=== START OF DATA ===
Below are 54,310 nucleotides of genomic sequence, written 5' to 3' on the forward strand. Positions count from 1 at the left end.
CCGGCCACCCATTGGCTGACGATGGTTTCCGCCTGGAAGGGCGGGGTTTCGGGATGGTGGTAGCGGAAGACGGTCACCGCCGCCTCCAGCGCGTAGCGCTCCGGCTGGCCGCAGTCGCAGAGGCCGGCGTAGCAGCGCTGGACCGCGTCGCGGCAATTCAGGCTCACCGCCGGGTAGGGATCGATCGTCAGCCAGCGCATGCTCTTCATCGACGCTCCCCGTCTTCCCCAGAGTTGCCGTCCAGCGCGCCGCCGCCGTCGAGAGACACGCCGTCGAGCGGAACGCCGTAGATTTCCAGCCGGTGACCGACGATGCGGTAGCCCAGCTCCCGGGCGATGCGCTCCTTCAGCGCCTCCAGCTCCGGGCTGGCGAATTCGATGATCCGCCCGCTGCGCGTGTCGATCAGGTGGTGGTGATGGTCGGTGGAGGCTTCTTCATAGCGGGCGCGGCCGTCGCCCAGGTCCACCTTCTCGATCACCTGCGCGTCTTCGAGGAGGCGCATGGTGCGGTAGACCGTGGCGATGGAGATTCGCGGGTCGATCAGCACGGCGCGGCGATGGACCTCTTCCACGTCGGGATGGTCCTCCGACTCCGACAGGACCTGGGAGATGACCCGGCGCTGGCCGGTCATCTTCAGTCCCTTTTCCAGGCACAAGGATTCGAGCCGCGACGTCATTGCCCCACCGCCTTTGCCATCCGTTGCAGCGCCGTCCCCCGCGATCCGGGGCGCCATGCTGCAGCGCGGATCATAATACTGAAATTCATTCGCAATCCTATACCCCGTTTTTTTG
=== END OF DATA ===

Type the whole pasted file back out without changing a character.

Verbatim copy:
Below are 54,310 nucleotides of genomic sequence, written 5' to 3' on the forward strand. Positions count from 1 at the left end.
CCGGCCACCCATTGGCTGACGATGGTTTCCGCCTGGAAGGGCGGGGTTTCGGGATGGTGGTAGCGGAAGACGGTCACCGCCGCCTCCAGCGCGTAGCGCTCCGGCTGGCCGCAGTCGCAGAGGCCGGCGTAGCAGCGCTGGACCGCGTCGCGGCAATTCAGGCTCACCGCCGGGTAGGGATCGATCGTCAGCCAGCGCATGCTCTTCATCGACGCTCCCCGTCTTCCCCAGAGTTGCCGTCCAGCGCGCCGCCGCCGTCGAGAGACACGCCGTCGAGCGGAACGCCGTAGATTTCCAGCCGGTGACCGACGATGCGGTAGCCCAGCTCCCGGGCGATGCGCTCCTTCAGCGCCTCCAGCTCCGGGCTGGCGAATTCGATGATCCGCCCGCTGCGCGTGTCGATCAGGTGGTGGTGATGGTCGGTGGAGGCTTCTTCATAGCGGGCGCGGCCGTCGCCCAGGTCCACCTTCTCGATCACCTGCGCGTCTTCGAGGAGGCGCATGGTGCGGTAGACCGTGGCGATGGAGATTCGCGGGTCGATCAGCACGGCGCGGCGATGGACCTCTTCCACGTCGGGATGGTCCTCCGACTCCGACAGGACCTGGGAGATGACCCGGCGCTGGCCGGTCATCTTCAGTCCCTTTTCCAGGCACAAGGATTCGAGCCGCGACGTCATTGCCCCACCGCCTTTGCCATCCGTTGCAGCGCCGTCCCCCGCGATCCGGGGCGCCATGCTGCAGCGCGGATCATAATACTGAAATTCATTCGCAATCCTATACCCCGTTTTTTTG